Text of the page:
December is a busy time. I haven’t been keeping up very well with my intention to write a poem a day, but I have managed at least to write down a “poem starting point” each day that I haven’t written a poem draft. I’ve overheard things, I’ve jotted down lines others have used in letters, Facebook posts, song lyrics. The days between December 20 and yesterday, December 28, all have bits of poems attached to them, like lint or coins you might find in a boy’s pocket. Or like bread crumbs you might follow out of a deep forest, back into the light of January and the post-holiday time/space continuum.
Last Thursday, December 26, 2013, I missed posting a prompt here. I knew I wasn’t going to do it; exhausted from Christmas, still in a Christmas coma, you might say, so when I overheard a friend say something on the phone that captured my attention, I wrote it down: “Tell her to make me something sour.” It’s a great line, and it has been drifting up through my consciousness into what might still become a poem. Time will tell.
There is a fine tradition of using snatches of conversation in poetry, the practice of “found poetry.” Defined as the “literary equivalent of a collage,” a found poem can be made of anything originally created, written or spoken by someone not the poet. Most found poetry is based on other writing, but my findings often come from what I hear other people say. It’s just another way into the poetic imagination, in through the ear, in through the eye.
Several found poems that I like are these:
“Found Poem” by Howard Nemerov. In this poem, Nemerov has taken a fact from the census and written an expansion/exploration of it, creating a poem from a found starting point.
“National Laureate” by Robert Fitterman. I have read that this poem is constructed from sayings made by poets laureate from all the states that have them. Fitterman has only arranged them and given them a title, thus provided his context and point of view. The found texts are unchanged.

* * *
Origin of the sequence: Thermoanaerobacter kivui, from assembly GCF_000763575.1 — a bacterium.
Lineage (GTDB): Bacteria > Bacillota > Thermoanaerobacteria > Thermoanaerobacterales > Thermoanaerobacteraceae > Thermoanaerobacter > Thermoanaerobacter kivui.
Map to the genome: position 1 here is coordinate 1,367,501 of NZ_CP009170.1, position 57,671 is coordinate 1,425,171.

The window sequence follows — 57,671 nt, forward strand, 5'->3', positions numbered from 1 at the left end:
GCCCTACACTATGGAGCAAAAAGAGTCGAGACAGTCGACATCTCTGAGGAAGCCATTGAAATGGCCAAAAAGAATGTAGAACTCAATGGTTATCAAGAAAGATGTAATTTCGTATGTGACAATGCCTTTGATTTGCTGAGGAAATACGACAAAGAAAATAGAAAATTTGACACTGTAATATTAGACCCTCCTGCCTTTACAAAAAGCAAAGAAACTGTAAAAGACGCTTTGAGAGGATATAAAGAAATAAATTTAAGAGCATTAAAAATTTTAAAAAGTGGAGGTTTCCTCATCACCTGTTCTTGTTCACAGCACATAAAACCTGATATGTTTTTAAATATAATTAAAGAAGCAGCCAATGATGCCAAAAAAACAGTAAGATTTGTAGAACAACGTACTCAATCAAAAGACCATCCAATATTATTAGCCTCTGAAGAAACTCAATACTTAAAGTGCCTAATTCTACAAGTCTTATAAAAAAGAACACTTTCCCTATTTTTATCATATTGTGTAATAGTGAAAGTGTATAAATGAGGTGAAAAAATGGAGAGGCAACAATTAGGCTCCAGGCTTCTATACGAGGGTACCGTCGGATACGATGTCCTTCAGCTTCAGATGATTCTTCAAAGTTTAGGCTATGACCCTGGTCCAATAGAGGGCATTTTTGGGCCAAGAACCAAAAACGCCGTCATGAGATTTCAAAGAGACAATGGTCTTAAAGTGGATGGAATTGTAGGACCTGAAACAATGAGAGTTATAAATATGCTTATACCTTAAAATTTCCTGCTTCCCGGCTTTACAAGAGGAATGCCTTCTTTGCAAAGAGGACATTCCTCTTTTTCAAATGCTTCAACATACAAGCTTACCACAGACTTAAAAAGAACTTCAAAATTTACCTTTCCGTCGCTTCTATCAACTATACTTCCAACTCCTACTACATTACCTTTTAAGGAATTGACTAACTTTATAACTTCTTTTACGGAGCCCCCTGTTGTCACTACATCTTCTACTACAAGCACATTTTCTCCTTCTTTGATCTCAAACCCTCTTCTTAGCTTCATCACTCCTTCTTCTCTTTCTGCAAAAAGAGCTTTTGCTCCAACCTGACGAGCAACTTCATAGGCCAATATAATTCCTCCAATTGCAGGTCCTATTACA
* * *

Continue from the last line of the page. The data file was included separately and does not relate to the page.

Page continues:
A warm and witty poet, Ron Padgett, writes a great essay about the gimmicky nature of this “form,” and includes several excellent examples. I like Padgett’s stance against the subdivisions of poetry into serious (meaningful) and not (gimmicky), and the way he argues against the “must-ness” of poetry. “Self-expression is therapeutic and flashy technique is entertaining, but neither is necessarily good writing. So don’t let anyone hornswoggle you into thinking you should teach one to the exclusion or detriment of the other!” Of course he is right. Good writing is not only about the form nor is it only about the intention of the poet, although both of those should play a role.
Your challenge is to write a found poem. Spend the day listening and looking; jot down lines that you find — jot them down exactly as they appear. Write any notes that you might like to help you remember the context. Or, don’t bother, and let the words exist without their original context and see how they will newly inspire you. Then, sit at your desk, with the found language arranged around you and see what happens.
Find yourself some merry little poems in the New Year. I’ll be seeing you in all the familiar places in 2014.
(And in case your tired of poetry, try Google-ing “gimmicks” and just watch the strange images flow by… maybe there’s a poem in there…)